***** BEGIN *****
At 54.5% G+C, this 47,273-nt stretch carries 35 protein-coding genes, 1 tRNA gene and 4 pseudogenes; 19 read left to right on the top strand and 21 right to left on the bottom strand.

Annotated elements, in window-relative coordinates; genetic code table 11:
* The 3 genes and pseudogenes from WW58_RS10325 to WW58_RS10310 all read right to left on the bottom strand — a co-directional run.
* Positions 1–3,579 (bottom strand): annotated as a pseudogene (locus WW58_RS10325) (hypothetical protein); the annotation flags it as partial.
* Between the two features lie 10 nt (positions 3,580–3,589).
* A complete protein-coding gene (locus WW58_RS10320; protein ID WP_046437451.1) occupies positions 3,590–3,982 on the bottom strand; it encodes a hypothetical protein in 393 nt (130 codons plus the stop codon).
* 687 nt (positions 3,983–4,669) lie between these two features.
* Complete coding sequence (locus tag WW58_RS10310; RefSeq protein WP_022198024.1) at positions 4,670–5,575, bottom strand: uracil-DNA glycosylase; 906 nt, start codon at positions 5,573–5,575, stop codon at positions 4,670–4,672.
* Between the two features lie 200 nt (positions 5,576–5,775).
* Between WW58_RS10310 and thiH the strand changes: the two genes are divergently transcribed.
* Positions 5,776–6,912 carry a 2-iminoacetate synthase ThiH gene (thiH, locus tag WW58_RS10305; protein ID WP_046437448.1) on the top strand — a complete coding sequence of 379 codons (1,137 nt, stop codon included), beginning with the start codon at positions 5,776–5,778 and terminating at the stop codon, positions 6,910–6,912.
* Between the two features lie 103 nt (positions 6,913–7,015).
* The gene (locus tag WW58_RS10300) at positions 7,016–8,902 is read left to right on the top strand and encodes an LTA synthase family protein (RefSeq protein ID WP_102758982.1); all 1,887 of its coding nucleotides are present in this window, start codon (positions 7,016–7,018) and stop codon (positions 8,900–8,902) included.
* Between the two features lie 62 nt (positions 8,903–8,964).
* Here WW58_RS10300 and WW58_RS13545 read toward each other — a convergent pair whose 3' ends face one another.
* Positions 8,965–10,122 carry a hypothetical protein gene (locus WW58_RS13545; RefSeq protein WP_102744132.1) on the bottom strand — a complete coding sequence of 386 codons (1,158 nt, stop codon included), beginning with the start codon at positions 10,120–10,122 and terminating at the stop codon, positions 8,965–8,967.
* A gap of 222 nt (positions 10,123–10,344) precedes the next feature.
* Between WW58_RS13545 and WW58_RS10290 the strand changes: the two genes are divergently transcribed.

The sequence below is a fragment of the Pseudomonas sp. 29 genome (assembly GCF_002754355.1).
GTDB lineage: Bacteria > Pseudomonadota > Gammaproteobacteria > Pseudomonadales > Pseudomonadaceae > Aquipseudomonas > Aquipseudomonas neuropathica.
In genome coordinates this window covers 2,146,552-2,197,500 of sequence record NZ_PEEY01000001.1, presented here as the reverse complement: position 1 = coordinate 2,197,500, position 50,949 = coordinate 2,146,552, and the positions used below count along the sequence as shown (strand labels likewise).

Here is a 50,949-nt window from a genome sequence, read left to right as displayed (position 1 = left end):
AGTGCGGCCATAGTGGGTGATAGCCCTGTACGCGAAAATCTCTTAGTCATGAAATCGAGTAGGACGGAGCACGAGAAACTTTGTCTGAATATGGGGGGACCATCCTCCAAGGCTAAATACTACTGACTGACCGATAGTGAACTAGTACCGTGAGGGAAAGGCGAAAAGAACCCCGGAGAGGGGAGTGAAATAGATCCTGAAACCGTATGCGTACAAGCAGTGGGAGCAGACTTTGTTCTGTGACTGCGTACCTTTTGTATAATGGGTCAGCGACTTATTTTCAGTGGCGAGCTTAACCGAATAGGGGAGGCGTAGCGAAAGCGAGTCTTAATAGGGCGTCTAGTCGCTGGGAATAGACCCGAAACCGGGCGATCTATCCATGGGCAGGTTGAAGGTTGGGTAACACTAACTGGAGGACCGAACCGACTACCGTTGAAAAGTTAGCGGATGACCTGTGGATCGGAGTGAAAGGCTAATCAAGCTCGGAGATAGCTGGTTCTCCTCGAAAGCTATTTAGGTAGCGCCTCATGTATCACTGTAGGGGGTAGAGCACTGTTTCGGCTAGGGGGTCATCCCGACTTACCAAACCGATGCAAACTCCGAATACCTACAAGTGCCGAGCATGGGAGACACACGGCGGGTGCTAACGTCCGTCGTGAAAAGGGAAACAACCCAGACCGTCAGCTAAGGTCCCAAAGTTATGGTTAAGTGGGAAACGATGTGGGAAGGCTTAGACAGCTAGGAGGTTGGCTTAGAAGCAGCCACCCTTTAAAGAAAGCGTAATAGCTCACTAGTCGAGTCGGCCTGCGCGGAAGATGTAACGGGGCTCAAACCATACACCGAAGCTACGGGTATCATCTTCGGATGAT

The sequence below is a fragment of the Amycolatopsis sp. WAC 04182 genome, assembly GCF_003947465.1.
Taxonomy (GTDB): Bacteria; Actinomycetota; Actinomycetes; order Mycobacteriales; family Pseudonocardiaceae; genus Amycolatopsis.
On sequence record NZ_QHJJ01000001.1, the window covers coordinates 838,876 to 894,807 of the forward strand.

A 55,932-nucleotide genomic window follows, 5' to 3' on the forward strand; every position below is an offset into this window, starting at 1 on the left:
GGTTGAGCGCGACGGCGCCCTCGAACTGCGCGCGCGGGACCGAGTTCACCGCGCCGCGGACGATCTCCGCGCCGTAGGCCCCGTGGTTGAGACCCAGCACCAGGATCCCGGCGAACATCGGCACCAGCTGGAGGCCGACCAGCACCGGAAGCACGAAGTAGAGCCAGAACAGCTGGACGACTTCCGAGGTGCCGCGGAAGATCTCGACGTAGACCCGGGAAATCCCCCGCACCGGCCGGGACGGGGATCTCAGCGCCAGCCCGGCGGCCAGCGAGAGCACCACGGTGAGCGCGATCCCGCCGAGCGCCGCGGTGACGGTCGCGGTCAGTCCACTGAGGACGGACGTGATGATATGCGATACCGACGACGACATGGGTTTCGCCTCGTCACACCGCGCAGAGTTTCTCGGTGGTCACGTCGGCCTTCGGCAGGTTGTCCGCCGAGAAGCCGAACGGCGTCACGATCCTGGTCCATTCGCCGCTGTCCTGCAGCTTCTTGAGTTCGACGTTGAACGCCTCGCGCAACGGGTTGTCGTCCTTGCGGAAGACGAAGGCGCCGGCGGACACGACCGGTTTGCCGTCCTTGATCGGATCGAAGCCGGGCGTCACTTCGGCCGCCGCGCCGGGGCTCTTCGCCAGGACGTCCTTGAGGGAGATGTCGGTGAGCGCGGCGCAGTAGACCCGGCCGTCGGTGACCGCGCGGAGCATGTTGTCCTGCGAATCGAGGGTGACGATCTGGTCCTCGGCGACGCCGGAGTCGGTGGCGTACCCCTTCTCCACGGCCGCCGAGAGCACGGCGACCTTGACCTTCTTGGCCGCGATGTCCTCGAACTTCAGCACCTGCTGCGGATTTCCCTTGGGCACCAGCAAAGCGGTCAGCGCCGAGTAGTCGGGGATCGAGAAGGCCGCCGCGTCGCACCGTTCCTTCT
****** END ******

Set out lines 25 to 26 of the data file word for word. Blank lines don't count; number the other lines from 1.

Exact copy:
Taxonomy (GTDB): Bacteria; Actinomycetota; Actinomycetes; order Mycobacteriales; family Pseudonocardiaceae; genus Amycolatopsis.
On sequence record NZ_QHJJ01000001.1, the window covers coordinates 838,876 to 894,807 of the forward strand.